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By Joseph Ssebunya

I saw the clouds gathering in the sky and I ignored the signal. I guess the thought of exit was unwelcome to me. I thought I was hard working. I was wrong. When their time to strike me down came, I had to make a decision to resign and receive my End of Service Benefits (ESB) or await a termination without benefits.




You can guess what my decision was. And yes, I was expelled- not proud of it but it became a lesson for me. I was forced to resign within 45days; managers prefer to force you to resign instead of terminate. Of course, if you decline to resign, they push you away.

The issues of letting go of employees is so contentious that management literature has evolved with new terminologies, mostly to ease off the emotional underpinnings associated with a dismissal. Coarse words like termination, retrenchment, expulsion and dismissal have been largely replaced by ‘guided retirement decision’, ‘layoff’, ‘employee exit’….




Managers often push out those they do not agree with- not necessarily those who are incompetent. Believe you me this is the case most of the time. If you are a mediocre or a non performer but then a loyal employee to the decision maker, especially if you’re his conduit of the grapevine that be bases his decision and uses to entrench his position, no one will ever shake you. Then be a high record performer and show ambition, you will have your wings chopped off.

For whatever reason, an employee can leave a work post. My concern is on how the movement is managed. As a manager, you need a work team that believes in you. As a manager you have the power over your subordinates and can use that power to hasten their demise or help them make smooth transitions, even if they may not be your ‘worshipers’.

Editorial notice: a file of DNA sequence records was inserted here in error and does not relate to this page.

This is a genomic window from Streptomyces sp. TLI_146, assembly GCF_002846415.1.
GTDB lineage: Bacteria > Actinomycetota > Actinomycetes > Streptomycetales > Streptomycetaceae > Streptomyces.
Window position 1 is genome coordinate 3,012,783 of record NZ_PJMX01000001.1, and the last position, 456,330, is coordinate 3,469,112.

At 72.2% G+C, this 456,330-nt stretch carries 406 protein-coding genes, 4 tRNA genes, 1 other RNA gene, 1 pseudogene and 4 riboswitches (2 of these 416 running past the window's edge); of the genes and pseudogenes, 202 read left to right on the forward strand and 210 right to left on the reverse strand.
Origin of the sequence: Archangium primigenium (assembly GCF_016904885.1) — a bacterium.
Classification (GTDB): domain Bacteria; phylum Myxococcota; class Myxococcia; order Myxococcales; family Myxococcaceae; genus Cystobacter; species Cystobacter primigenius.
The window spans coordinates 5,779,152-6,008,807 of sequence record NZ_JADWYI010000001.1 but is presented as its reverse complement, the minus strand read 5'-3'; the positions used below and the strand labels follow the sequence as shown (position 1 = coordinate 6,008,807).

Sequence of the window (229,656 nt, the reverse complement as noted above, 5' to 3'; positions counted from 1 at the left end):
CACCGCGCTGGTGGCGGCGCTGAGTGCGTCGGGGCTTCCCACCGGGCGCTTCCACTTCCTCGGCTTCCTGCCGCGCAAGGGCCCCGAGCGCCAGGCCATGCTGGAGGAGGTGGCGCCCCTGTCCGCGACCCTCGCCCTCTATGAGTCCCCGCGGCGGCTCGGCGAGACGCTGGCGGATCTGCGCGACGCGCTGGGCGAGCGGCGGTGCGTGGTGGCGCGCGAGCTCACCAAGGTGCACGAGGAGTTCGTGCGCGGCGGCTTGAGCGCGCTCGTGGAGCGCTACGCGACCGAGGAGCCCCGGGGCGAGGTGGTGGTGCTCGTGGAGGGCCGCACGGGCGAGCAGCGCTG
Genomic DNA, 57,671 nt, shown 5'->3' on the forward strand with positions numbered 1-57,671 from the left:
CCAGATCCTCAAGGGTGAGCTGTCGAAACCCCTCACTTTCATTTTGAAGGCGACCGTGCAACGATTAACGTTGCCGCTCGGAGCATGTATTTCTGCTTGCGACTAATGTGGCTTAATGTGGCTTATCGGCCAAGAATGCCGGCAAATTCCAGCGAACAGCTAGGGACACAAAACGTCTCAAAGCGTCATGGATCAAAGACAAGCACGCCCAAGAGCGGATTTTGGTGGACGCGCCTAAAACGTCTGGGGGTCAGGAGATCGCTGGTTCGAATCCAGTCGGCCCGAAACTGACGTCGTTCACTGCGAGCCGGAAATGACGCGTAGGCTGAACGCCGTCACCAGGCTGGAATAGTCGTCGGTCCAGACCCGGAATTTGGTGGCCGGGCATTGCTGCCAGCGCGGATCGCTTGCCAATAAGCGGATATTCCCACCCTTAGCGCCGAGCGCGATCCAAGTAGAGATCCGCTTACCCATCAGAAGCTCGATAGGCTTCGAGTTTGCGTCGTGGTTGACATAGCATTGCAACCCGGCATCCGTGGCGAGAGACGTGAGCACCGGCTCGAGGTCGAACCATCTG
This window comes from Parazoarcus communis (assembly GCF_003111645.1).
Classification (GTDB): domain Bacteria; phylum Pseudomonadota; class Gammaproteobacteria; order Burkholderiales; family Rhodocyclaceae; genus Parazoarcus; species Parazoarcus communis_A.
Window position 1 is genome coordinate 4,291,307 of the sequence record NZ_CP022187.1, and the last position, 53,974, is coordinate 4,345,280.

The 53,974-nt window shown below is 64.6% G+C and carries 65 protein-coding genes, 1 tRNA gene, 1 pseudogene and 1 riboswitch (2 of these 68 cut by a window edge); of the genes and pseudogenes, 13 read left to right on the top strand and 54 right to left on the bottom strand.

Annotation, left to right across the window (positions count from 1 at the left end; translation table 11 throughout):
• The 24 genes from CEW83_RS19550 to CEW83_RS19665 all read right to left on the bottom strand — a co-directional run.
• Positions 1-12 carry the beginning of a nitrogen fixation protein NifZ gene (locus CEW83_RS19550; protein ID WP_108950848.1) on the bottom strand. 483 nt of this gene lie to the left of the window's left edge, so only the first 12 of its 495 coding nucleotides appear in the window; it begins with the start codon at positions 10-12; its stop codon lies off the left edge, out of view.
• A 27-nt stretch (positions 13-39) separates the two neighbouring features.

The workplace has sentimental connections that for some people workmates become family. Peter Druker refers to an efficient organization as ‘an organized friendship’. Yes, at work we get our friends, business partners, marital partners and family. These are things of intrinsic value and a good manager ought to exploit them in team building. A branch manager in a local brewery committed suicide after receiving a termination. He had a rich CV and could easily join a better job. Yet he committed suicide. Why? The explanation lies in the intrinsic value people attach to heir workplaces.

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When an employee is dismissed, especially under unclear circumstances, this is what happens that night:

1) he may commit suicide or retire home and bemoan his misfortunes and after prepares his CV for job search; only the dismissed soul is condemned and the company survives. This is option for a pacifist.
2) he may martial up resources to seek legal counsel and open a lawsuit against unfair termination that will expose the weaknesses of the company and the supervisor with reputation damage, business interruptions and big payouts. In many cases, lawsuits identify management gaps that caused the unfair termination;

3) at the shock of his dismissal, five of his colleagues check their files of credentials to ensure they are intact that night or go to the café and review their CVs adding new achievements, or check the job column in the papers of the past week, or/and start a subterranean and subversive campaign against the employer.




Lawsuits, payouts, reputation damage or possible suicide of expelled staff do not affect embattled organizations as much as the conscious and subconscious sabotage in all its subversive forms by the remaining staff. Motivation is a factor of production; how much a company will receive on the left side of its statement of comprehensive income always depends on the factor of motivation- a very fluid and expensive target to achieve. Especially in the technological age where much of the work requires ‘the mind more than the hand’, management does well to think through decisions involving layoffs.

Editor@Newz.ug

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